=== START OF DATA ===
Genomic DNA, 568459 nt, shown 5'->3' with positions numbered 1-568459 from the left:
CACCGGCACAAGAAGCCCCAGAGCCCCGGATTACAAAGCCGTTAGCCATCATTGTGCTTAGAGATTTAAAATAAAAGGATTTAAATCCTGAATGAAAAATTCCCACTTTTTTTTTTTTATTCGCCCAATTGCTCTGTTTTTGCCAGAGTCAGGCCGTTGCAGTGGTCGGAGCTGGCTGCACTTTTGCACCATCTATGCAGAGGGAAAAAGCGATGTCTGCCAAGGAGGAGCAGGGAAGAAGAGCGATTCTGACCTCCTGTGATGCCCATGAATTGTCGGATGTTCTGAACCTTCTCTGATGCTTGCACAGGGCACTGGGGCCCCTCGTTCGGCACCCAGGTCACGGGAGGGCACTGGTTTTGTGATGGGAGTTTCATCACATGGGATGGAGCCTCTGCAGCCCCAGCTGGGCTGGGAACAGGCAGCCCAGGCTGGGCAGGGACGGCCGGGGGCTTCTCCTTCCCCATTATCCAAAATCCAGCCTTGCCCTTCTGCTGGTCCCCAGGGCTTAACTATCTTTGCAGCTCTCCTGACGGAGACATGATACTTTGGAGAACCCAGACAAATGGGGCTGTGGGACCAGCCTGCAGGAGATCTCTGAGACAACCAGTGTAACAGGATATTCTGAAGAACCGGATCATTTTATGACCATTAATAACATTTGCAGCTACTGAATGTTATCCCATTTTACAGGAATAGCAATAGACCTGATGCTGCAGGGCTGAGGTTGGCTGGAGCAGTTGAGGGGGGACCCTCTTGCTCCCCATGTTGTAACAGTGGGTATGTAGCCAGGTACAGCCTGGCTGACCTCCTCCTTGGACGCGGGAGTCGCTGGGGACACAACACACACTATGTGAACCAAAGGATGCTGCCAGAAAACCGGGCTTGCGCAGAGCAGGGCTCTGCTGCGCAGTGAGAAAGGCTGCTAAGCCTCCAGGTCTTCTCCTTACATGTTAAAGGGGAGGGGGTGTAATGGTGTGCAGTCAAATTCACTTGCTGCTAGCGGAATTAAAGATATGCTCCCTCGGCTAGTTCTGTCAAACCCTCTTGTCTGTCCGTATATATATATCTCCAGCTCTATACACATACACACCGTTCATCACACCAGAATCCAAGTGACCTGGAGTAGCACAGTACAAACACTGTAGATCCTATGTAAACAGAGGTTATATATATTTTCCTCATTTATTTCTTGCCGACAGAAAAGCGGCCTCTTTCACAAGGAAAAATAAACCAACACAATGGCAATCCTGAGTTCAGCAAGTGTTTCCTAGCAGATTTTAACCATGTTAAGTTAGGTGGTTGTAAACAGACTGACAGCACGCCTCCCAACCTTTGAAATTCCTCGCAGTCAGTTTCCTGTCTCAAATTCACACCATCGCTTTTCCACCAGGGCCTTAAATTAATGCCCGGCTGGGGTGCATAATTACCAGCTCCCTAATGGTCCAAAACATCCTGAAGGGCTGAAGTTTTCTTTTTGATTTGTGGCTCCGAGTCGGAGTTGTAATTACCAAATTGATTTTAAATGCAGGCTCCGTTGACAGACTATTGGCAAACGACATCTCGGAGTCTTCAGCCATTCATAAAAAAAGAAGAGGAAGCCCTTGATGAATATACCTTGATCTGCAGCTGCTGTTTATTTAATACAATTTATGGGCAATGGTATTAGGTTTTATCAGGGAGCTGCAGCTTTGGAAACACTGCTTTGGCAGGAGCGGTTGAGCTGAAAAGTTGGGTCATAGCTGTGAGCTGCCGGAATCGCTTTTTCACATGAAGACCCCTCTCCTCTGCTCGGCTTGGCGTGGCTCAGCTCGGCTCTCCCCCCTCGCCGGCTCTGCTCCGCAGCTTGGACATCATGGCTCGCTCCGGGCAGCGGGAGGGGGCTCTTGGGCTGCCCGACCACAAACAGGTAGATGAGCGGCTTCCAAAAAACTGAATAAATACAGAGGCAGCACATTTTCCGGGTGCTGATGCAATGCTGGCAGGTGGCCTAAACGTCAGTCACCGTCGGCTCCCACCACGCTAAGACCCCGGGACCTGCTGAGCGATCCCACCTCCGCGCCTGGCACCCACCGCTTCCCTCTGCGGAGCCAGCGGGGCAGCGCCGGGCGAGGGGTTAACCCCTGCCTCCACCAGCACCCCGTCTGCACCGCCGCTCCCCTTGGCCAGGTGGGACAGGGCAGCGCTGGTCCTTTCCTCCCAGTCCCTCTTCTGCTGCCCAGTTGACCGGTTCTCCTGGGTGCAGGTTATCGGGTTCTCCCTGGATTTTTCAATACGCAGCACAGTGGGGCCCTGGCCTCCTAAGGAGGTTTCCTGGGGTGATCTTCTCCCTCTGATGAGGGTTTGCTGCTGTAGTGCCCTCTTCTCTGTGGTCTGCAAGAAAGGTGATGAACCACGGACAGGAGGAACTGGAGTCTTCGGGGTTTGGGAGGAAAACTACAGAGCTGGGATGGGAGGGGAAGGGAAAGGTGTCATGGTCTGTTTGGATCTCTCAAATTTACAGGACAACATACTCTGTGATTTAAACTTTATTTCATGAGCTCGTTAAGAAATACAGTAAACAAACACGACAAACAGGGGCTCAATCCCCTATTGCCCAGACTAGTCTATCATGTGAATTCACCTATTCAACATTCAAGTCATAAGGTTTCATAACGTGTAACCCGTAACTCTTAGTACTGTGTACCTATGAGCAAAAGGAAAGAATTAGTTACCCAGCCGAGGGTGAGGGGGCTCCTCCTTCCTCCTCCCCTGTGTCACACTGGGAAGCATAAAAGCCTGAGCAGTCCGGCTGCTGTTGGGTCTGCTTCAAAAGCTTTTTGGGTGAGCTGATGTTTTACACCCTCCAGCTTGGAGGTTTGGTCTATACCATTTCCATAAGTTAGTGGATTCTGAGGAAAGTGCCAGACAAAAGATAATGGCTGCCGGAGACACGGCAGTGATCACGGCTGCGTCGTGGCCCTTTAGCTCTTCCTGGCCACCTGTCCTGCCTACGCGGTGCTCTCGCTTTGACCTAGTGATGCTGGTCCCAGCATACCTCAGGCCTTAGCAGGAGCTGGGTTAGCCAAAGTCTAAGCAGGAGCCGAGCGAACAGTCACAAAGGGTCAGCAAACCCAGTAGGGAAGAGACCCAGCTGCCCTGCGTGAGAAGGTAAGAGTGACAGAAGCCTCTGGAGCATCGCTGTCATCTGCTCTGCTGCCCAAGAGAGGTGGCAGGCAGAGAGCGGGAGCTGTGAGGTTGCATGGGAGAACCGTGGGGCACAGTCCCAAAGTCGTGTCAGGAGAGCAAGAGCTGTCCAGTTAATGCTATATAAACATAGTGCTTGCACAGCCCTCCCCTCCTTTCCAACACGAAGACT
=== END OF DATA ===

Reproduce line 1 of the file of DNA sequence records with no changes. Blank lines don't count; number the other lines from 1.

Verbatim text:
Genomic DNA, 568459 nt, shown 5'->3' with positions numbered 1-568459 from the left: